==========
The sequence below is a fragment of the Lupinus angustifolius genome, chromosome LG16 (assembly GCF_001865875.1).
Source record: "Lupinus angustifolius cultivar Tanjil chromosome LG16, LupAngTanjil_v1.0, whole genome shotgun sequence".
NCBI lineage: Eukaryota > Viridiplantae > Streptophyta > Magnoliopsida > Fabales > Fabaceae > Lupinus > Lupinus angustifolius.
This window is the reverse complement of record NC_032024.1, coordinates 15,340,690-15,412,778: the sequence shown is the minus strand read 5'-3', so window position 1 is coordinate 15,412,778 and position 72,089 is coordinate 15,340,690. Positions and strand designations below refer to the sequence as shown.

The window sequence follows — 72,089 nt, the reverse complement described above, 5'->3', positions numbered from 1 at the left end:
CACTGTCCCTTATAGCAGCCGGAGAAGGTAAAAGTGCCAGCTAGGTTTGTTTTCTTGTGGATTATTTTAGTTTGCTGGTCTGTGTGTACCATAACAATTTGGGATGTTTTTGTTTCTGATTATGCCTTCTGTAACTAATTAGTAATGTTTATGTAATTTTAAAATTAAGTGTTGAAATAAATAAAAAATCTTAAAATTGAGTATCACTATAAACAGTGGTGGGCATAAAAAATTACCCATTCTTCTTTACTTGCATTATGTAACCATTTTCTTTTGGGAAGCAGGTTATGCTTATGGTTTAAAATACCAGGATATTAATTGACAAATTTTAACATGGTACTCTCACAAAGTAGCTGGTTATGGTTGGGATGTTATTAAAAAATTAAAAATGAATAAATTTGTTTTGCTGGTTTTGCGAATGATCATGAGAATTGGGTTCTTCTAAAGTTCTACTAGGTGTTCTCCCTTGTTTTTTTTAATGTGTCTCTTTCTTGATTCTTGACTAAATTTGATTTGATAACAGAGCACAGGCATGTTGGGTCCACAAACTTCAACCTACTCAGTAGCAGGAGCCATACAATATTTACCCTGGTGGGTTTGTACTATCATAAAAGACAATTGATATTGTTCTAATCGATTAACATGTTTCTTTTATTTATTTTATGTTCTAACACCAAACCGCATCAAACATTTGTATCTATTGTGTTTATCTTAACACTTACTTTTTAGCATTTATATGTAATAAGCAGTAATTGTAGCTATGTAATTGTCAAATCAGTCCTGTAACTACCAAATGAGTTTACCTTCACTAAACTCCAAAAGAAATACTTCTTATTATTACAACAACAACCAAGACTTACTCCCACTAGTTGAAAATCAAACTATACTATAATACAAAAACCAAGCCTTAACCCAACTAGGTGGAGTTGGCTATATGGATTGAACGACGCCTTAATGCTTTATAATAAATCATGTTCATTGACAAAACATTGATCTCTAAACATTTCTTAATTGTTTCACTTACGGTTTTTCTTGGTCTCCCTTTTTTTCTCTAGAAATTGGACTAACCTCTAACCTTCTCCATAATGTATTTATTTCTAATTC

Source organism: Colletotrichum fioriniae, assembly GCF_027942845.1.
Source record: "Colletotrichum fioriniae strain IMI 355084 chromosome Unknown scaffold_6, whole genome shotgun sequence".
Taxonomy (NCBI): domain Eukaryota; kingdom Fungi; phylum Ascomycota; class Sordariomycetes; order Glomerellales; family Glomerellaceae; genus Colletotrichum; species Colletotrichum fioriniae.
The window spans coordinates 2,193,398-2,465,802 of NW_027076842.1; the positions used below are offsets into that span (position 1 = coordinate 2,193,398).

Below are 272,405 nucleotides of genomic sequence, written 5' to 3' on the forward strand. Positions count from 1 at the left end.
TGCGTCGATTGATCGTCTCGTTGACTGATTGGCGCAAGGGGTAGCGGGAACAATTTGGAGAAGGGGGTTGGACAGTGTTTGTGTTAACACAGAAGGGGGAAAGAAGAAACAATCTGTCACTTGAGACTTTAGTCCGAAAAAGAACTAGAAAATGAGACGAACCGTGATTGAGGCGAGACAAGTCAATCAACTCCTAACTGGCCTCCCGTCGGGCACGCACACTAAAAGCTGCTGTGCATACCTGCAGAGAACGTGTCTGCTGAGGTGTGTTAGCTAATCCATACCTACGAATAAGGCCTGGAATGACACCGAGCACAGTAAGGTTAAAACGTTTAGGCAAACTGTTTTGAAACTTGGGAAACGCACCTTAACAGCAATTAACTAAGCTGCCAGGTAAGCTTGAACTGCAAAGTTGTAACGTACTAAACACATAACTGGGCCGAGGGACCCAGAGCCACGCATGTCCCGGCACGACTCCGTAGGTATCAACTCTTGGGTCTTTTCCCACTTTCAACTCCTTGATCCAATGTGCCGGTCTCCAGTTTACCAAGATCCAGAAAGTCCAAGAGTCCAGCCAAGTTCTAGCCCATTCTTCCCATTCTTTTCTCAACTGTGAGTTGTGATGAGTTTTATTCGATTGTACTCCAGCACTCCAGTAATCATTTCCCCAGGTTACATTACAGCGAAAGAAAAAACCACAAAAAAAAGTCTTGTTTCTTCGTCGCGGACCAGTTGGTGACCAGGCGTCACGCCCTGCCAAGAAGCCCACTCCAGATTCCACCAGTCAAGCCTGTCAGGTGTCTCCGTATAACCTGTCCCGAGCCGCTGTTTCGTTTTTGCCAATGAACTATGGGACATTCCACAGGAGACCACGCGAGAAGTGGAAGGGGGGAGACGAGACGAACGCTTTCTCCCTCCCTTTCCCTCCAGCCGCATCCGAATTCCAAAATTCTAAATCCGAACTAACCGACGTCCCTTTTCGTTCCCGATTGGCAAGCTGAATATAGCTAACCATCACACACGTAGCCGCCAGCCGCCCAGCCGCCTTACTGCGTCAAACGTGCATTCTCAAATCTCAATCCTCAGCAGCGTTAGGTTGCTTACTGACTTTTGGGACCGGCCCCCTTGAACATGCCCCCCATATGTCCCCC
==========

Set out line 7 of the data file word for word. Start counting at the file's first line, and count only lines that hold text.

Source organism: Colletotrichum fioriniae, assembly GCF_027942845.1.